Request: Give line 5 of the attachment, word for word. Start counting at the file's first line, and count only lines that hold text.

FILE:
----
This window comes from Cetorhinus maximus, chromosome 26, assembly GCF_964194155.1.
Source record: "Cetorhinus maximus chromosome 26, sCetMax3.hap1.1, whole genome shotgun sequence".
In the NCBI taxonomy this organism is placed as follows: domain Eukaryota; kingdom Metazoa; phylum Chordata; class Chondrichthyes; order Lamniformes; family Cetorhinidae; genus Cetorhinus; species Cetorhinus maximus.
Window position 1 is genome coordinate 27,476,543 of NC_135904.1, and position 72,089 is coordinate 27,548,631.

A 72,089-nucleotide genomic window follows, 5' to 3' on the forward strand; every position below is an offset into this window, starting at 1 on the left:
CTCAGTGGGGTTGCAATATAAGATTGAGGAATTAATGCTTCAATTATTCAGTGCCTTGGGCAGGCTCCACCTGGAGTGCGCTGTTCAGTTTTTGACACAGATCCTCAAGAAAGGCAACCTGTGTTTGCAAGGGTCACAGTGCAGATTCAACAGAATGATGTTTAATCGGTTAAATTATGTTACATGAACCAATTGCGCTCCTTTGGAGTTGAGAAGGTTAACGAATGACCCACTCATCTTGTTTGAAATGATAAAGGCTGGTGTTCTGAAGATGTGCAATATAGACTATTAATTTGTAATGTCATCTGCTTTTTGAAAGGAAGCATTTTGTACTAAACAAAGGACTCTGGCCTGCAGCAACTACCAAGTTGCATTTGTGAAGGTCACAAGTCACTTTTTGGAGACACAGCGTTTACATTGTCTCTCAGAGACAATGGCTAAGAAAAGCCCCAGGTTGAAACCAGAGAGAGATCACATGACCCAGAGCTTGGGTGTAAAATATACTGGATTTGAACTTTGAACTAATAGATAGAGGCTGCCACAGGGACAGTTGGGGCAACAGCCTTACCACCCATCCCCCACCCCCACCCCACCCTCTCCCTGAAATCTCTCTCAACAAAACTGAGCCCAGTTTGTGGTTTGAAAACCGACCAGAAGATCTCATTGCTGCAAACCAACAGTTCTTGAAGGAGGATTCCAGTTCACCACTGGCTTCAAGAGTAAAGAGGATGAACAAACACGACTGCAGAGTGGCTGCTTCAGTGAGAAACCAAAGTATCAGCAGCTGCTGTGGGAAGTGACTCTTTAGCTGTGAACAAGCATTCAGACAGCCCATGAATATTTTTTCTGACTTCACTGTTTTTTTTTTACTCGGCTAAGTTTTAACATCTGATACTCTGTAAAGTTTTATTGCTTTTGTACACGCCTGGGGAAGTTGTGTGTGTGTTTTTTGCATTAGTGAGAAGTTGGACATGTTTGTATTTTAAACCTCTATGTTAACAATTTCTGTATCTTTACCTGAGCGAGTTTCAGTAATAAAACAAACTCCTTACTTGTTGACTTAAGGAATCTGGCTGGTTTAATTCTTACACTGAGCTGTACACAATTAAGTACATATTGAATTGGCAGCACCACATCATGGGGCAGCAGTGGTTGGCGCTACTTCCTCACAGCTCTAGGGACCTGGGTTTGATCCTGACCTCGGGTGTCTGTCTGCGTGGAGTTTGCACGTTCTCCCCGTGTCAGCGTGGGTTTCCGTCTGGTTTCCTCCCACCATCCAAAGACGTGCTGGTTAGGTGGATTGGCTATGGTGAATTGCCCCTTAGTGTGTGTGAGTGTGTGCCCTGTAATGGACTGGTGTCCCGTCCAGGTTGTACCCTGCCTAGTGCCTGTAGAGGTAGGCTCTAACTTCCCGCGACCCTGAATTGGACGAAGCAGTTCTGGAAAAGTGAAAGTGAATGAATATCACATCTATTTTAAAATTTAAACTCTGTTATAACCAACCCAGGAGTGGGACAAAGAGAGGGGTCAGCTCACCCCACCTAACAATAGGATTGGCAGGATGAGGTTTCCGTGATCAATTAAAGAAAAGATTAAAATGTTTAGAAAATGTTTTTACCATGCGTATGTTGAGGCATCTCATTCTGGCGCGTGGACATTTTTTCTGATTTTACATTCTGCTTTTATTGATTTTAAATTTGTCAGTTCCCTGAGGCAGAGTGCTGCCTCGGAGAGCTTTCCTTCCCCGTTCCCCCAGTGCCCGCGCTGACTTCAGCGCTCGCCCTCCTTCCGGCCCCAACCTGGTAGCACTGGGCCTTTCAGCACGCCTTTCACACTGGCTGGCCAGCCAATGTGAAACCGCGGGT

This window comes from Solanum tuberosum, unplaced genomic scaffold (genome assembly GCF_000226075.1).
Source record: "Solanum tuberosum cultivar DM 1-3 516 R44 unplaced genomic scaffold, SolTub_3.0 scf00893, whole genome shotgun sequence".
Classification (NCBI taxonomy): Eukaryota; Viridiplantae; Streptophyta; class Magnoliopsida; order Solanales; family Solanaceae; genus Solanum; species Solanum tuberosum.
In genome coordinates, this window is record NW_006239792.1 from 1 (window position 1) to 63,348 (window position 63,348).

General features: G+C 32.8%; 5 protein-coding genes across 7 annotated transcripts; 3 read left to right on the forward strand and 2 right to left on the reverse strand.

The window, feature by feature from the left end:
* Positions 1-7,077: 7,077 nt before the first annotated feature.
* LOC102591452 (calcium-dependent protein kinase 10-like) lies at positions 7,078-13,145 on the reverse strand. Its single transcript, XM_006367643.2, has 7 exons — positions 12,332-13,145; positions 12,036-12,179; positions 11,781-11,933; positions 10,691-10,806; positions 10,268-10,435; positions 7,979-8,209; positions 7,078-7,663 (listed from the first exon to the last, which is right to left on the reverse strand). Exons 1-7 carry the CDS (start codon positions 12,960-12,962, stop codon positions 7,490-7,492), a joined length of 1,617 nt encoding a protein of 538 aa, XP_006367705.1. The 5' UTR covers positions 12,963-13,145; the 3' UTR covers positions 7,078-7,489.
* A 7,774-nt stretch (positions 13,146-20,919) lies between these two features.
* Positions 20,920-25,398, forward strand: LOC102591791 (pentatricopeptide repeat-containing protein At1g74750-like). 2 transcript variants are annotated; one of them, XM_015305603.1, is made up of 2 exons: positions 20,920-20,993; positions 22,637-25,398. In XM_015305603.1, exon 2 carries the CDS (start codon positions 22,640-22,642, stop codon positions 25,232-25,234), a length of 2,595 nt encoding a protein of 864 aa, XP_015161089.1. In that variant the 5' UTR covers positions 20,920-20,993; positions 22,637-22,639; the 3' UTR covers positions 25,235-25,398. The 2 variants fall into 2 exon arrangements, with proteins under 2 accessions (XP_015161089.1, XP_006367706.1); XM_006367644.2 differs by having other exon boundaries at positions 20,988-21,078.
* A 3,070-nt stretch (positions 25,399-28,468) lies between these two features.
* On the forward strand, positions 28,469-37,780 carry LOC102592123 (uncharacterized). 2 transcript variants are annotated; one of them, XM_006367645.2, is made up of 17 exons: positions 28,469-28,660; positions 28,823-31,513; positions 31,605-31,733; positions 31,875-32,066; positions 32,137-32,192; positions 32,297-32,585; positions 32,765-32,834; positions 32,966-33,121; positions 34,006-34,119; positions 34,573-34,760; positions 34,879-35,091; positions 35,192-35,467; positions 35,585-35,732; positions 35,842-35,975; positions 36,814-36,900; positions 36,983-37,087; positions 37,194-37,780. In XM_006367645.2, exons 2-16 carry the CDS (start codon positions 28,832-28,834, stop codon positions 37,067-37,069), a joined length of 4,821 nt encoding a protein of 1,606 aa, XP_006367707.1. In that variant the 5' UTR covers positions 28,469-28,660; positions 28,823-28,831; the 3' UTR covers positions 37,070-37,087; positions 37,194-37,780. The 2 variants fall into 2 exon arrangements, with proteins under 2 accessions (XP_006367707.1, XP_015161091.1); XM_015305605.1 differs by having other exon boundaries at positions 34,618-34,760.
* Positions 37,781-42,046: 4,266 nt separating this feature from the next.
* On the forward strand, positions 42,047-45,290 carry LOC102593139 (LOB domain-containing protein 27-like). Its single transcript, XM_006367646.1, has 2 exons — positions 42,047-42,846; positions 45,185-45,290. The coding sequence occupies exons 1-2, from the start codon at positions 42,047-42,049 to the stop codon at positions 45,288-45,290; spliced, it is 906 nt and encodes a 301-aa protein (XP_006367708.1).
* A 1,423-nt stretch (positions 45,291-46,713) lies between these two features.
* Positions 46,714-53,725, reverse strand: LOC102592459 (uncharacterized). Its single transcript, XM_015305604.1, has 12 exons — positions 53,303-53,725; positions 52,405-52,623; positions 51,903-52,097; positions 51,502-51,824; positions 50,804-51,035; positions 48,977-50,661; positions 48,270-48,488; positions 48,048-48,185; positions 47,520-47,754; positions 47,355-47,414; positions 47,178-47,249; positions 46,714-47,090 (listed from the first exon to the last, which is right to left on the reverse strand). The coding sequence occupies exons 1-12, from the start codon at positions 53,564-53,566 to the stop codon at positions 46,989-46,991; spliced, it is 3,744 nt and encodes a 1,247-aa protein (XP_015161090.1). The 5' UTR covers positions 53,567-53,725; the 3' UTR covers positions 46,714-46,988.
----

A 72,089-nucleotide genomic window follows, 5' to 3' on the forward strand; every position below is an offset into this window, starting at 1 on the left: